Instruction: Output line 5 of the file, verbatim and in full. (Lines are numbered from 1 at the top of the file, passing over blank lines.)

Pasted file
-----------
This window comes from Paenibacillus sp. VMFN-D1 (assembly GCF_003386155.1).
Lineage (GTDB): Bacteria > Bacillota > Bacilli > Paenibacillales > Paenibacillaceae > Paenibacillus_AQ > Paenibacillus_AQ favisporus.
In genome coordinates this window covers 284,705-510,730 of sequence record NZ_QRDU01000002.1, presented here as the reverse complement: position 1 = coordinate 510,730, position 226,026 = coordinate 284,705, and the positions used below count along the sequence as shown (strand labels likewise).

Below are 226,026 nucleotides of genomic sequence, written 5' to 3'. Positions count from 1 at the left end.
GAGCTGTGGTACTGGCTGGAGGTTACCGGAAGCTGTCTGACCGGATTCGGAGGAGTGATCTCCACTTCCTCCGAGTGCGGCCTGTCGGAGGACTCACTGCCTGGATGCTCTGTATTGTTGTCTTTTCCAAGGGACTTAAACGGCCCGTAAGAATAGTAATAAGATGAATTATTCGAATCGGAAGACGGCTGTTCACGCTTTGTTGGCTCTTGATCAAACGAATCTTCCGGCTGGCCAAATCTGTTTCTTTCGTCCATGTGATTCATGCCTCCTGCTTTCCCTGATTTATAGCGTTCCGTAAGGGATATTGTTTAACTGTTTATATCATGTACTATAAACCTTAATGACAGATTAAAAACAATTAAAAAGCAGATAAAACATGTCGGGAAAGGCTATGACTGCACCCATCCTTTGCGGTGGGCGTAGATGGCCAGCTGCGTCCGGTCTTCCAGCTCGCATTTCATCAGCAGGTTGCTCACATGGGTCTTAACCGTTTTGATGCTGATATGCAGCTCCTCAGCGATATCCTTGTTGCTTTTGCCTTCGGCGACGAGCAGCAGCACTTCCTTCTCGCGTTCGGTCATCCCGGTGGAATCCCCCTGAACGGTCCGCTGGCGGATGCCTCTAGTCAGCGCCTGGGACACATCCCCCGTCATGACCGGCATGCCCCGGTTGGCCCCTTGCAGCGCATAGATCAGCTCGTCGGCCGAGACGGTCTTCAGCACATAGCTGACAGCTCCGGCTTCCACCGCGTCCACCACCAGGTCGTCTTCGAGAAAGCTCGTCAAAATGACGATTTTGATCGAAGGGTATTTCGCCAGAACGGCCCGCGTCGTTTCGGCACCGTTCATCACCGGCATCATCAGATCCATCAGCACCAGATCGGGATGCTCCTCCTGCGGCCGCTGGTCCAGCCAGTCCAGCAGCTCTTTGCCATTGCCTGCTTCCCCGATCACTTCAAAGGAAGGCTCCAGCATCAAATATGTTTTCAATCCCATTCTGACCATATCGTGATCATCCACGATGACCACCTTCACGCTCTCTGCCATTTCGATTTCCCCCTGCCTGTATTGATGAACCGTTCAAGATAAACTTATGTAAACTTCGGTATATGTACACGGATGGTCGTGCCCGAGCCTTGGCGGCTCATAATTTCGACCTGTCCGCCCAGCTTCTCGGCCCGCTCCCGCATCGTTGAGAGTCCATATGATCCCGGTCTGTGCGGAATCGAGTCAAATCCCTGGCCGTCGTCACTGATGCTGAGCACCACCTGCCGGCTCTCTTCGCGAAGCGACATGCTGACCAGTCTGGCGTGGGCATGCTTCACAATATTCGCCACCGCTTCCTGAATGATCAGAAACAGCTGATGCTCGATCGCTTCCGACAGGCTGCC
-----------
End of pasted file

GAGCTGTGGTACTGGCTGGAGGTTACCGGAAGCTGTCTGACCGGATTCGGAGGAGTGATCTCCACTTCCTCCGAGTGCGGCCTGTCGGAGGACTCACTGCCTGGATGCTCTGTATTGTTGTCTTTTCCAAGGGACTTAAACGGCCCGTAAGAATAGTAATAAGATGAATTATTCGAATCGGAAGACGGCTGTTCACGCTTTGTTGGCTCTTGATCAAACGAATCTTCCGGCTGGCCAAATCTGTTTCTTTCGTCCATGTGATTCATGCCTCCTGCTTTCCCTGATTTATAGCGTTCCGTAAGGGATATTGTTTAACTGTTTATATCATGTACTATAAACCTTAATGACAGATTAAAAACAATTAAAAAGCAGATAAAACATGTCGGGAAAGGCTATGACTGCACCCATCCTTTGCGGTGGGCGTAGATGGCCAGCTGCGTCCGGTCTTCCAGCTCGCATTTCATCAGCAGGTTGCTCACATGGGTCTTAACCGTTTTGATGCTGATATGCAGCTCCTCAGCGATATCCTTGTTGCTTTTGCCTTCGGCGACGAGCAGCAGCACTTCCTTCTCGCGTTCGGTCATCCCGGTGGAATCCCCCTGAACGGTCCGCTGGCGGATGCCTCTAGTCAGCGCCTGGGACACATCCCCCGTCATGACCGGCATGCCCCGGTTGGCCCCTTGCAGCGCATAGATCAGCTCGTCGGCCGAGACGGTCTTCAGCACATAGCTGACAGCTCCGGCTTCCACCGCGTCCACCACCAGGTCGTCTTCGAGAAAGCTCGTCAAAATGACGATTTTGATCGAAGGGTATTTCGCCAGAACGGCCCGCGTCGTTTCGGCACCGTTCATCACCGGCATCATCAGATCCATCAGCACCAGATCGGGATGCTCCTCCTGCGGCCGCTGGTCCAGCCAGTCCAGCAGCTCTTTGCCATTGCCTGCTTCCCCGATCACTTCAAAGGAAGGCTCCAGCATCAAATATGTTTTCAATCCCATTCTGACCATATCGTGATCATCCACGATGACCACCTTCACGCTCTCTGCCATTTCGATTTCCCCCTGCCTGTATTGATGAACCGTTCAAGATAAACTTATGTAAACTTCGGTATATGTACACGGATGGTCGTGCCCGAGCCTTGGCGGCTCATAATTTCGACCTGTCCGCCCAGCTTCTCGGCCCGCTCCCGCATCGTTGAGAGTCCATATGATCCCGGTCTGTGCGGAATCGAGTCAAATCCCTGGCCGTCGTCACTGATGCTGAGCACCACCTGCCGGCTCTCTTCGCGAAGCGACATGCTGACCAGTCTGGCGTGGGCATGCTTCACAATATTCGCCACCGCTTCCTGAATGATCAGAAACAGCTGATGCTCGATCGCTTCCGACAGGCTGCC